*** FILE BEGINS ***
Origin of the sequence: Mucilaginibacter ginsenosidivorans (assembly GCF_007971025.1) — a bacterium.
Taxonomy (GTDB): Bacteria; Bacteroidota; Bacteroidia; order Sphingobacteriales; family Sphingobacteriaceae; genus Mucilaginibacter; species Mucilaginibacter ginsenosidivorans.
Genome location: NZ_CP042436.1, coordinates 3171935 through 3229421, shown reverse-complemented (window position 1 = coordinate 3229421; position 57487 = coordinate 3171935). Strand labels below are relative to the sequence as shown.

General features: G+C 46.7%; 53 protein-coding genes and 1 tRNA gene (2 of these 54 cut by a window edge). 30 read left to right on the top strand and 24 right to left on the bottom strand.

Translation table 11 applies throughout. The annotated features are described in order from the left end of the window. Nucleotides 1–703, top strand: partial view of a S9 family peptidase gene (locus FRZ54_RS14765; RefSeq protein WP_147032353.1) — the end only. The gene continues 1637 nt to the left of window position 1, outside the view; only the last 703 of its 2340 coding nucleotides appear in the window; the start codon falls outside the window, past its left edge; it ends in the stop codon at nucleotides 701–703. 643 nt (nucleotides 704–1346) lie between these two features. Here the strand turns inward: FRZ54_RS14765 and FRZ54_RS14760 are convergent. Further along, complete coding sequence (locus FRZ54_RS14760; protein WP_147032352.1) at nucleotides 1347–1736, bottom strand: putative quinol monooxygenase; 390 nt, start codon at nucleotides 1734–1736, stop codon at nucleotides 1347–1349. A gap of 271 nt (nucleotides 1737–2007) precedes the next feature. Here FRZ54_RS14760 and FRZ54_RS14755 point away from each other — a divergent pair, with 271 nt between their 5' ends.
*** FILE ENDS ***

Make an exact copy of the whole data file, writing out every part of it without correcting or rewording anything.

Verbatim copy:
Origin of the sequence: Mucilaginibacter ginsenosidivorans (assembly GCF_007971025.1) — a bacterium.
Taxonomy (GTDB): Bacteria; Bacteroidota; Bacteroidia; order Sphingobacteriales; family Sphingobacteriaceae; genus Mucilaginibacter; species Mucilaginibacter ginsenosidivorans.
Genome location: NZ_CP042436.1, coordinates 3171935 through 3229421, shown reverse-complemented (window position 1 = coordinate 3229421; position 57487 = coordinate 3171935). Strand labels below are relative to the sequence as shown.

General features: G+C 46.7%; 53 protein-coding genes and 1 tRNA gene (2 of these 54 cut by a window edge). 30 read left to right on the top strand and 24 right to left on the bottom strand.

Translation table 11 applies throughout. The annotated features are described in order from the left end of the window. Nucleotides 1–703, top strand: partial view of a S9 family peptidase gene (locus FRZ54_RS14765; RefSeq protein WP_147032353.1) — the end only. The gene continues 1637 nt to the left of window position 1, outside the view; only the last 703 of its 2340 coding nucleotides appear in the window; the start codon falls outside the window, past its left edge; it ends in the stop codon at nucleotides 701–703. 643 nt (nucleotides 704–1346) lie between these two features. Here the strand turns inward: FRZ54_RS14765 and FRZ54_RS14760 are convergent. Further along, complete coding sequence (locus FRZ54_RS14760; protein WP_147032352.1) at nucleotides 1347–1736, bottom strand: putative quinol monooxygenase; 390 nt, start codon at nucleotides 1734–1736, stop codon at nucleotides 1347–1349. A gap of 271 nt (nucleotides 1737–2007) precedes the next feature. Here FRZ54_RS14760 and FRZ54_RS14755 point away from each other — a divergent pair, with 271 nt between their 5' ends.